In negotiations with Indian tribes on Virginia's border, Lieutenant Governor Alexander Spotswood of Virginia interceded on behalf of Von Graffenried and demanded his release. Von Graffenried was freed after six weeks of captivity. When he finally reached New Bern, he found it abandoned and in flames.[11] On September 22, 1711, while Graffenried was held captive, the Tuscarora and their allies had attacked white settlers in the region. The conflict became known as the Tuscarora War. Sixty Swiss and Palatines in New Bern and the surrounding area were killed and fifteen taken captive. The survivors fled New Bern and sought shelter at a fort built by plantation owner William Brice.[12]

The colonists were surprised to see that Graffenried was still alive but they had lost confidence in his leadership and he never regained full authority. His refusal to seek revenge for the Indian attacks was met with resentment. Some of the settlers followed him back to New Bern but others remained at the Brice plantation. A dispute over ownership of some blacksmith tools nearly led to open warfare between the factions. The disaffected colonists filed a protest with the colonial government and Graffenried was forced to appear before the assembly to defend his actions.[13]

During the winter of 1711–1712, Graffenried and the remaining loyal settlers barricaded themselves in the town of New Bern and made plans to move their settlement to Virginia. When supplies ran low, Graffenried went to Albemarle County and obtained a shipload of corn, gunpowder and other provisions. Unfortunately, the ship caught fire on the voyage back to New Bern and the supplies were lost. In the spring of 1712, Graffenried traveled to Virginia to scout for a new settlement site around the falls of Potomac. Before leaving, he arranged with Franz Michel to transport any willing colonists to Virginia by ship.[14]

In Virginia, the baron contracted French-Canadian explorer and adventurer, Martin Chartier, to serve as a guide. In addition to locating a suitable site for settlement, Graffenried was anxious to find a source of silver that was rumored to exist in the region. Chartier took him to Sugarloaf Mountain[15] and then to the Shenandoah Valley, where they visited Massanutten Mountain, the supposed site of silver mines which the baron hoped would repair his fortune. However, they found no trace of silver.[16]

When it became apparent that Michel would not be transporting any colonists (he later claimed his ship was not seaworthy), Graffenried decided to return to North Carolina. On his return, he stopped to confer with Governor Edward Hyde just as an epidemic of yellow fever was sweeping the province. The disease hit the governor's household and Graffenried became ill but recovered, while the governor was not so fortunate and died.[17]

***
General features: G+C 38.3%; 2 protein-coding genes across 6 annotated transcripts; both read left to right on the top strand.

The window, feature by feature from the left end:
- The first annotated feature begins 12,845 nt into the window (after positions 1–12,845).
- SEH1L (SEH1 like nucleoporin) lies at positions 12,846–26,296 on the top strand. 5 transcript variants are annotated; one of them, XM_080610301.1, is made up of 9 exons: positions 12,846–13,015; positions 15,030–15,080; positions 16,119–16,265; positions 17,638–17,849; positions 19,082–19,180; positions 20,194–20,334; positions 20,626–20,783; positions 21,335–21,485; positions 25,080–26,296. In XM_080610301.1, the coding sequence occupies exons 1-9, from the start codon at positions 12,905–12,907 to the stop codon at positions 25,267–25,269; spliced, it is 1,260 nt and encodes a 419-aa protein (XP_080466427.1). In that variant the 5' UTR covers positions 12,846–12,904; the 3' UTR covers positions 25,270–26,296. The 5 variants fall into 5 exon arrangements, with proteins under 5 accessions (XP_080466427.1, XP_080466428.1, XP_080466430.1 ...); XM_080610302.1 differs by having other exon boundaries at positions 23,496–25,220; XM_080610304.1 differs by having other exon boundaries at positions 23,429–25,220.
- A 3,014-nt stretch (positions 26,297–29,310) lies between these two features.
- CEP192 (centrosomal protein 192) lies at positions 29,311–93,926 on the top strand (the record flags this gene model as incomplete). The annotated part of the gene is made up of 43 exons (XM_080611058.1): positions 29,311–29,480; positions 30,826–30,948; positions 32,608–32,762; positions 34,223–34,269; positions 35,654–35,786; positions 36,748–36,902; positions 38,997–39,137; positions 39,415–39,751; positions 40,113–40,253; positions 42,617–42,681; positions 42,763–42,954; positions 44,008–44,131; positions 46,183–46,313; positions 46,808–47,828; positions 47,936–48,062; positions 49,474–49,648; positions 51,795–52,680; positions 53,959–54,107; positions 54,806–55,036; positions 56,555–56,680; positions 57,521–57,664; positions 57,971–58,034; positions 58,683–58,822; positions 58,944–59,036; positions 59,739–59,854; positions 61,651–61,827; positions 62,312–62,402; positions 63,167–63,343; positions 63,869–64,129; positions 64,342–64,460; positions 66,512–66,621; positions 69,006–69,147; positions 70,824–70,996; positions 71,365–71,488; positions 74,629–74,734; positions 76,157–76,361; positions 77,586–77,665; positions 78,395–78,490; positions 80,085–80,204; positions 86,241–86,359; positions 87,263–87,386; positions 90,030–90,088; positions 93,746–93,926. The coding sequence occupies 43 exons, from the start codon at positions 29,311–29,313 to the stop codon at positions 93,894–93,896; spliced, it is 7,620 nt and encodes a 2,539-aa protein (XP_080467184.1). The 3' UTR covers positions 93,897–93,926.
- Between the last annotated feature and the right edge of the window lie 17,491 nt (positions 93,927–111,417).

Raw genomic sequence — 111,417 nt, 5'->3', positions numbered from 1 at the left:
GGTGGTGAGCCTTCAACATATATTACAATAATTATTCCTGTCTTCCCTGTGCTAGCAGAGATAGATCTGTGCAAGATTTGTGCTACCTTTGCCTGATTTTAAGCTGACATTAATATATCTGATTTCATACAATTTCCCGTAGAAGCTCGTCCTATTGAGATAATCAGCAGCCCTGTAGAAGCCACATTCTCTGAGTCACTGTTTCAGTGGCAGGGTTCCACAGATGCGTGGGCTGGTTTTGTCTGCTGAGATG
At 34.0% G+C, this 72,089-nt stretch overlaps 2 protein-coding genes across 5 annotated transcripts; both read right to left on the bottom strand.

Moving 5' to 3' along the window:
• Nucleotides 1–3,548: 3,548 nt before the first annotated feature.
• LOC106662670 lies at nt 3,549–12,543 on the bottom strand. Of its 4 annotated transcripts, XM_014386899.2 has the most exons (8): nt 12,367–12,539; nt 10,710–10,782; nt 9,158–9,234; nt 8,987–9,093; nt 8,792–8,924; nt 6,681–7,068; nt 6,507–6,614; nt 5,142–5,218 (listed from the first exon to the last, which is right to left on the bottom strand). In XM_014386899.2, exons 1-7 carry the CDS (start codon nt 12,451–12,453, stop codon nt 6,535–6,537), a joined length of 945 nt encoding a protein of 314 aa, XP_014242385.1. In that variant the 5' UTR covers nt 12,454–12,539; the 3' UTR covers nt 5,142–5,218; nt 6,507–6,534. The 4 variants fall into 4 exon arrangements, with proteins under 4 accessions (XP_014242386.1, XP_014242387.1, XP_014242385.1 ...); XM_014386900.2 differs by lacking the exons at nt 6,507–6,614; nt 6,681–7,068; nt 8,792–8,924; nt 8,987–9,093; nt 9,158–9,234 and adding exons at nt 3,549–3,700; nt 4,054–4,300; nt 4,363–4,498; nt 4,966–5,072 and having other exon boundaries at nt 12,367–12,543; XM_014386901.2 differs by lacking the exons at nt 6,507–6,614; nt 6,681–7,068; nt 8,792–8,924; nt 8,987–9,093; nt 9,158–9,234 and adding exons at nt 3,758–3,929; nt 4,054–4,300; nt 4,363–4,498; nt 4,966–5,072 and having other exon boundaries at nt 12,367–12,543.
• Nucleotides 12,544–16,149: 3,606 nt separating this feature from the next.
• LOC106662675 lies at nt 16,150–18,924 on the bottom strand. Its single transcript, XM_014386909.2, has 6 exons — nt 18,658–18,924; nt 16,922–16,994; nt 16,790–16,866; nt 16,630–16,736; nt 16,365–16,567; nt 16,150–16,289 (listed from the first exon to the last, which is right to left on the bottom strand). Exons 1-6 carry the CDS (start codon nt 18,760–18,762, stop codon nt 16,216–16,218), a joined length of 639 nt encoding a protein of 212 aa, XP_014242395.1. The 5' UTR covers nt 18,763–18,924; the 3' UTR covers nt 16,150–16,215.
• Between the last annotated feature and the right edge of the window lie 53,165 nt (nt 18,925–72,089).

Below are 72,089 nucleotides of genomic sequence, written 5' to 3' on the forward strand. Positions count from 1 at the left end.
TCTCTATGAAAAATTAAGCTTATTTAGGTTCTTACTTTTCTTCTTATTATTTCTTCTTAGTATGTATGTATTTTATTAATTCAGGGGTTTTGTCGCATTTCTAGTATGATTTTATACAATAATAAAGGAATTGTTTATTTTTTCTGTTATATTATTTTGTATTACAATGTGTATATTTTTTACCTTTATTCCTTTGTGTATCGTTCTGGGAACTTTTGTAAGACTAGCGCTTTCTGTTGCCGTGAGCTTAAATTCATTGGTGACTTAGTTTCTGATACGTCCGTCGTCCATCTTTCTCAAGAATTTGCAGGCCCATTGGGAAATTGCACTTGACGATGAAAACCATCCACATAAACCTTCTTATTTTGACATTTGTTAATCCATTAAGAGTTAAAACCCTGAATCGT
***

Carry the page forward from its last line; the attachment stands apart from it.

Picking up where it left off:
Graffenried tried for a while longer to find some way of reviving his colonial venture but his investors had lost faith in him and creditors were threatening to have him arrested and thrown into debtors' prison. On Easter, 1713, he sailed for England, after mortgaging all the company landholdings to Thomas Pollock of Chowan County. He returned to Switzerland in 1714.[18][19]

Later life[edit]

Memorial window in Worb Church

Late in 1714 Graffenried returned to Worb bankrupt and broken in spirit. It was several days before he could bring himself to face his father who had been critical of his efforts from the start. Perhaps in an effort to defend himself from critics, Graffenried soon wrote a manuscript entitled Relation of My American Project, detailing his exploits in America. He wrote at least three versions, one in German and two in French.[20]

In 1731, Anton von Graffenried sold to his son Christoph the management of the estate which went with the office, reserving for himself the revenues of the office. The management of the estate was not very lucrative, but the father thought he had made a rather generous settlement for his spendthrift son. Later, when Anton became Mayor of Murton he wanted a representative in Iverton; and although Christoph did not relish the place, still to please his wife he ran for it and was elected. In 1730 at Anton's death the estate of Worb came to Christoph without encumbrance, and he held it till 1740, when he retired in favor of his sons. Three years later, in 1743, Graffenried died and was buried in the choir of the Church at Worb.[21]

His son, Christoph, emigrated to America and married Barbara Tempest Needham, of Hertfordshire, England. Their offspring founded the American branch of the family, which adopted the French version of the name, De Graffenried. The family became prominent in both Virginia and Tennessee.[22]

Selected works[edit]

  • Relation of My American Project (c. 1716)

References[edit]

  1. ^ Snapp 2000
  2. ^ Graffenried 1924
  3. ^ Snapp 2000
  4. ^ Dill 1945 Part 2
  5. ^ Snapp 2000
  6. ^ Dill 1986
  7. ^ Dill 1945 Part 2
  8. ^ Dill 1945 Part 3
  9. ^ Dill 1945 Part 3
  10. ^ Dill 1945 Part 3
  11. ^ Dill 1986
  12. ^ Dill 1945 Part 3
  13. ^ Dill 1945 Part 3
  14. ^ Dill 1945 Part 3
  15. ^ Graffenried 1924
  16. ^ Kemper, Charles E. (1933). "The Massanutten Mountains". The Virginia Magazine of History and Biography. 30 (1): 61–62. JSTOR 4243865 – via JSTOR.
  17. ^ Dill 1945 Part 3
  18. ^ Dill 1945 Part 3
  19. ^ Dill 1986
  20. ^ Todd 1920, p. 101
  21. ^ Todd 1920, p. 95
  22. ^ Dill 1986

Further reading[edit]

External links[edit]

Regnal titles
New creation Baron of Bernberg
1709–1743
Succeeded by
Anton Tscharner de Graffenried
New creation Landgrave of Carolina
1709–1743
Preceded by
Anton von Graffenried
Lord of Worb
1730–1740
Succeeded by
Franz Ludwig von Graffenried